p.s. [V]'s line in India was: We are like this only. It was brilliant. It said: so what if you're a fan of Madhuri Dixit? It is your pop culture damn it, and if you think Madhuri is better than Madonna, so be it. Tell the world: we are like this only. So for somone like me, who liked Madhuri but also thought superstar Rajni was wicked cool, [V] didn't offer much. We were also like that only, but what to do...we were never cool enough for the bambaiyyas (folks from Bombay).

Thursday, March 23, 2006

The first radical, realist, feminist film from India?

The current issue of HIMAL has a very interesting piece on an Assamese filmmaker, Jyotiprasad Agarwalla (1903-51), and his 1935 film Joymoti. A polymath - he was a playwright, musician, poet, and writer - for this film, Agarwalla was producer, director, script writer, lyricist, music director, art director, choreographer, costume designer and editor all rolled into one!


Altaf Mazid writes:

He made only two films, far less than other filmmakers, yet with his first film alone he could be distinguished as a radical auteur of all India.
Joymoti, released in 1935, added a new chapter in the chronicles of Indian cinema, primarily in the discourse of realism. Further, Jyotiprasad was the only political filmmaker of pre-independent India, though there were many in post-independent India, starting with Ritwik Ghatak. Above all else, Joymoti is a nationalist film in its attempts to create a cultural world using the elements of Assamese society. It is the only work of its kind of that period.

The rest of the article is a really informative take on the many influences that shaped Agarwalla's work, the remarkable circumstances under which Joymoti was made, how he went about building a film studio (Chitraban), his understanding of how "innovative cinema" could be articulated to anti-colonial sentiments in India at the time, and how examining Joymoti can help us think through the question of "realism" in the world of Indian cinema. As Altaf Mazid, the author of this piece points out, so far, discussions of realism have been confined to mainstream Hindi cinema. "Even the phrase ‘regional reality’, which has been used for Pather Panchali," he suggests, "could be redefined by going back to this work of Jyotiprasad’s."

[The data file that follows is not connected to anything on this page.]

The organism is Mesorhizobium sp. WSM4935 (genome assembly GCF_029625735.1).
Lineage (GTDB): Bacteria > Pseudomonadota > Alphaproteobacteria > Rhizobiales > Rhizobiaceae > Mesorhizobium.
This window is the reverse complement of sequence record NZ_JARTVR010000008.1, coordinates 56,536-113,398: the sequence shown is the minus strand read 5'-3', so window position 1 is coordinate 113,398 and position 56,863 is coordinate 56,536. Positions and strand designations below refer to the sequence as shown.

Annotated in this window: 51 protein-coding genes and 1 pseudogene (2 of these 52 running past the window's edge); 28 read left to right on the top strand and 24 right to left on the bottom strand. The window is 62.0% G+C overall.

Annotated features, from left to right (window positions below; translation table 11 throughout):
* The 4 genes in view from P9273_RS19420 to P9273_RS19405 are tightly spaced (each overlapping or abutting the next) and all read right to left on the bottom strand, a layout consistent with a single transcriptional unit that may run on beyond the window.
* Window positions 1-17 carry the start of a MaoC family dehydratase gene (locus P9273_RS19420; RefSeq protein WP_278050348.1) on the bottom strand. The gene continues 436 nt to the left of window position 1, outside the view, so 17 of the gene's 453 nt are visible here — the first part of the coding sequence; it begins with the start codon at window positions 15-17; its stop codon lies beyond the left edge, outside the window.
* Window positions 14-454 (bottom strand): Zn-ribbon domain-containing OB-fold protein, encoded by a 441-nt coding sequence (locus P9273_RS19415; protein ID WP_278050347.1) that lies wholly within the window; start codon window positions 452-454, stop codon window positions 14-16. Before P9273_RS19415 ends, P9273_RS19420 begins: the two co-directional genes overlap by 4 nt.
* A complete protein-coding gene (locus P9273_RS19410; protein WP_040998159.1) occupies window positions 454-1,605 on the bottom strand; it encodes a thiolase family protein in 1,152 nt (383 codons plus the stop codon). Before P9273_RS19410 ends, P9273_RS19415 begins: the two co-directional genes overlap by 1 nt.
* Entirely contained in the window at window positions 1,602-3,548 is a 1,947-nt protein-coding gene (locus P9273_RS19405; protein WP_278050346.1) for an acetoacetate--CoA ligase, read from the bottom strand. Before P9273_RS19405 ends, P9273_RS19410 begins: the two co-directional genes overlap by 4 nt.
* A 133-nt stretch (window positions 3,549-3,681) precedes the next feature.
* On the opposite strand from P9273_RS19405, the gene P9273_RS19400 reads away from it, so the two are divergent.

Altaf Mazid, a Guwahati-based filmmaker, has worked over the past few years to restore Joymoti. Go here to read an interview with Mazid where he describes how he went about restoring the film, and his plans to get the film into the international circuit.

Pic: Jyoti Prasad Agarwalla editing Joymoti
Pic Credit: Mitra Phukan

Monday, March 20, 2006

1-800-India

I watched Wide Angle's (PBS) documentary on outsourcing and the call center industry (1-800-India) last night, and let me just say, many a scene was cringe-worthy. The film does well in focusing on one operation - GECIS, in Gurgaon - instead of attempting to map the call center industry in multiple cities in India. The film also does well in approaching the call center industry as one that has transformed urban life in many, many tangible ways (leisure/entertainment, housing, food, transport, shopping, and so on). But what could've been an interesting examination of contemporary urban India ended up being a stereotypical take on the "effects" call center jobs have had on the young women who make up nearly half the workforce.

While some of the stories rung true, for the most part, the discussion was framed in terms of women in India being "liberated" and finding a sense of "gender equity" thanks to their call center jobs which have forced their friends and families to rethink gender norms. And lest the womens' stories allow any ambivalence to creep in, the voiceover ensures you interpret the documentary correctly: it is about Indians having to "balance traditional Indian family values with Western-style social and economic mores" (Wide-Angle). Tiring.